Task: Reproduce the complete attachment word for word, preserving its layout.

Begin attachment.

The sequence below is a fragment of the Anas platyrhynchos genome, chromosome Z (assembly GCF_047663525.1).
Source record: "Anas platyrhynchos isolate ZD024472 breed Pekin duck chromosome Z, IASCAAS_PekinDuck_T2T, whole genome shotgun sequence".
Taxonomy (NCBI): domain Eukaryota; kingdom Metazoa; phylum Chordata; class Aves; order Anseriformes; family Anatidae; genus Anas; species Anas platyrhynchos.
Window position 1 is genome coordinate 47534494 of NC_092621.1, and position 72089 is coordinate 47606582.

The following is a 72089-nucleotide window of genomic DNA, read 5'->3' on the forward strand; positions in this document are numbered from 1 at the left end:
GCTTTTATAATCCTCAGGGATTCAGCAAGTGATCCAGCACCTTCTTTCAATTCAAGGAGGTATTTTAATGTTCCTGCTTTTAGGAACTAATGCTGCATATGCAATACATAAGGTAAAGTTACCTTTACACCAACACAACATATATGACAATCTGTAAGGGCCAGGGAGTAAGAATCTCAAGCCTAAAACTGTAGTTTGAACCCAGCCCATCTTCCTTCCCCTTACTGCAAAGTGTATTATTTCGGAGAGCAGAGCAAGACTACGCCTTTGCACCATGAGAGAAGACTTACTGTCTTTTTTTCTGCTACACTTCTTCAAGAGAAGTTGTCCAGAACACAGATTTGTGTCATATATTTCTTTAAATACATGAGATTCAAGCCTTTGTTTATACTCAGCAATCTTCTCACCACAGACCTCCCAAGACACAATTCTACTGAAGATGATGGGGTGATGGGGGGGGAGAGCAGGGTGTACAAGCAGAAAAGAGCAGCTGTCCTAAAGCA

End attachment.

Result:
The sequence below is a fragment of the Anas platyrhynchos genome, chromosome Z (assembly GCF_047663525.1).
Source record: "Anas platyrhynchos isolate ZD024472 breed Pekin duck chromosome Z, IASCAAS_PekinDuck_T2T, whole genome shotgun sequence".
Taxonomy (NCBI): domain Eukaryota; kingdom Metazoa; phylum Chordata; class Aves; order Anseriformes; family Anatidae; genus Anas; species Anas platyrhynchos.
Window position 1 is genome coordinate 47534494 of NC_092621.1, and position 72089 is coordinate 47606582.

The following is a 72089-nucleotide window of genomic DNA, read 5'->3' on the forward strand; positions in this document are numbered from 1 at the left end:
GCTTTTATAATCCTCAGGGATTCAGCAAGTGATCCAGCACCTTCTTTCAATTCAAGGAGGTATTTTAATGTTCCTGCTTTTAGGAACTAATGCTGCATATGCAATACATAAGGTAAAGTTACCTTTACACCAACACAACATATATGACAATCTGTAAGGGCCAGGGAGTAAGAATCTCAAGCCTAAAACTGTAGTTTGAACCCAGCCCATCTTCCTTCCCCTTACTGCAAAGTGTATTATTTCGGAGAGCAGAGCAAGACTACGCCTTTGCACCATGAGAGAAGACTTACTGTCTTTTTTTCTGCTACACTTCTTCAAGAGAAGTTGTCCAGAACACAGATTTGTGTCATATATTTCTTTAAATACATGAGATTCAAGCCTTTGTTTATACTCAGCAATCTTCTCACCACAGACCTCCCAAGACACAATTCTACTGAAGATGATGGGGTGATGGGGGGGGAGAGCAGGGTGTACAAGCAGAAAAGAGCAGCTGTCCTAAAGCA